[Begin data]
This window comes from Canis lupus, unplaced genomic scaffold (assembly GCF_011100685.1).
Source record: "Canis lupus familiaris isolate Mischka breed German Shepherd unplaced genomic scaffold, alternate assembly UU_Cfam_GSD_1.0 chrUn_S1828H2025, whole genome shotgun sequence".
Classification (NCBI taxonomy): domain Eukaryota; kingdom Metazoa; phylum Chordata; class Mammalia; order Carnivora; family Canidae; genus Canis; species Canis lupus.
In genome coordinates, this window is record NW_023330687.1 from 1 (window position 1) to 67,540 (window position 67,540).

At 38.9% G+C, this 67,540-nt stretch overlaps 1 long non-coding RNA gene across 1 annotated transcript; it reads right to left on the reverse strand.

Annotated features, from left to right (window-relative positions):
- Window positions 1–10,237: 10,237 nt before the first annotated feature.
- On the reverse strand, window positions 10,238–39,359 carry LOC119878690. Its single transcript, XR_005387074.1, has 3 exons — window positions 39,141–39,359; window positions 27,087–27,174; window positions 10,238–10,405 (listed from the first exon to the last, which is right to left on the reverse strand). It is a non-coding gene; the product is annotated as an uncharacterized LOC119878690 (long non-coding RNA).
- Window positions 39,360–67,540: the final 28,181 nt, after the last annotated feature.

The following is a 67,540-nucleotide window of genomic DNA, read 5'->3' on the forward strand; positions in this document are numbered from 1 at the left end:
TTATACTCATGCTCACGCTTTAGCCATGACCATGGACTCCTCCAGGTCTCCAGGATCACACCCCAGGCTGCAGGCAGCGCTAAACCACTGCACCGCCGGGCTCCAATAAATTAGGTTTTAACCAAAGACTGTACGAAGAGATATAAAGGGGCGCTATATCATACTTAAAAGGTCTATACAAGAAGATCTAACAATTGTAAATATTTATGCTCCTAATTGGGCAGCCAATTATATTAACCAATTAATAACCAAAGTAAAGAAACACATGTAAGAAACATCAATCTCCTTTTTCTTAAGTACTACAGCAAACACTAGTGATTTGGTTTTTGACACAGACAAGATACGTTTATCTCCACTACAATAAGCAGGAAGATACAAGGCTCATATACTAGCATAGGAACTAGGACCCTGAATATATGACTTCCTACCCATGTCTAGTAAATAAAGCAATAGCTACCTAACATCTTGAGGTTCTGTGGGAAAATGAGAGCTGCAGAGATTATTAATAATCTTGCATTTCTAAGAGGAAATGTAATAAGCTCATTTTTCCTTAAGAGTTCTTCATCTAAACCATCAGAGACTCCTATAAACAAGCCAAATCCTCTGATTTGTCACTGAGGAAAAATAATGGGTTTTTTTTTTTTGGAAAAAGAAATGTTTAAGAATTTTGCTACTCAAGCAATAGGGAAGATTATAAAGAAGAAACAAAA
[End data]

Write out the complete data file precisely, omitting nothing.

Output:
This window comes from Canis lupus, unplaced genomic scaffold (assembly GCF_011100685.1).
Source record: "Canis lupus familiaris isolate Mischka breed German Shepherd unplaced genomic scaffold, alternate assembly UU_Cfam_GSD_1.0 chrUn_S1828H2025, whole genome shotgun sequence".
Classification (NCBI taxonomy): domain Eukaryota; kingdom Metazoa; phylum Chordata; class Mammalia; order Carnivora; family Canidae; genus Canis; species Canis lupus.
In genome coordinates, this window is record NW_023330687.1 from 1 (window position 1) to 67,540 (window position 67,540).

At 38.9% G+C, this 67,540-nt stretch overlaps 1 long non-coding RNA gene across 1 annotated transcript; it reads right to left on the reverse strand.

Annotated features, from left to right (window-relative positions):
- Window positions 1–10,237: 10,237 nt before the first annotated feature.
- On the reverse strand, window positions 10,238–39,359 carry LOC119878690. Its single transcript, XR_005387074.1, has 3 exons — window positions 39,141–39,359; window positions 27,087–27,174; window positions 10,238–10,405 (listed from the first exon to the last, which is right to left on the reverse strand). It is a non-coding gene; the product is annotated as an uncharacterized LOC119878690 (long non-coding RNA).
- Window positions 39,360–67,540: the final 28,181 nt, after the last annotated feature.

The following is a 67,540-nucleotide window of genomic DNA, read 5'->3' on the forward strand; positions in this document are numbered from 1 at the left end:
TTATACTCATGCTCACGCTTTAGCCATGACCATGGACTCCTCCAGGTCTCCAGGATCACACCCCAGGCTGCAGGCAGCGCTAAACCACTGCACCGCCGGGCTCCAATAAATTAGGTTTTAACCAAAGACTGTACGAAGAGATATAAAGGGGCGCTATATCATACTTAAAAGGTCTATACAAGAAGATCTAACAATTGTAAATATTTATGCTCCTAATTGGGCAGCCAATTATATTAACCAATTAATAACCAAAGTAAAGAAACACATGTAAGAAACATCAATCTCCTTTTTCTTAAGTACTACAGCAAACACTAGTGATTTGGTTTTTGACACAGACAAGATACGTTTATCTCCACTACAATAAGCAGGAAGATACAAGGCTCATATACTAGCATAGGAACTAGGACCCTGAATATATGACTTCCTACCCATGTCTAGTAAATAAAGCAATAGCTACCTAACATCTTGAGGTTCTGTGGGAAAATGAGAGCTGCAGAGATTATTAATAATCTTGCATTTCTAAGAGGAAATGTAATAAGCTCATTTTTCCTTAAGAGTTCTTCATCTAAACCATCAGAGACTCCTATAAACAAGCCAAATCCTCTGATTTGTCACTGAGGAAAAATAATGGGTTTTTTTTTTTTGGAAAAAGAAATGTTTAAGAATTTTGCTACTCAAGCAATAGGGAAGATTATAAAGAAGAAACAAAA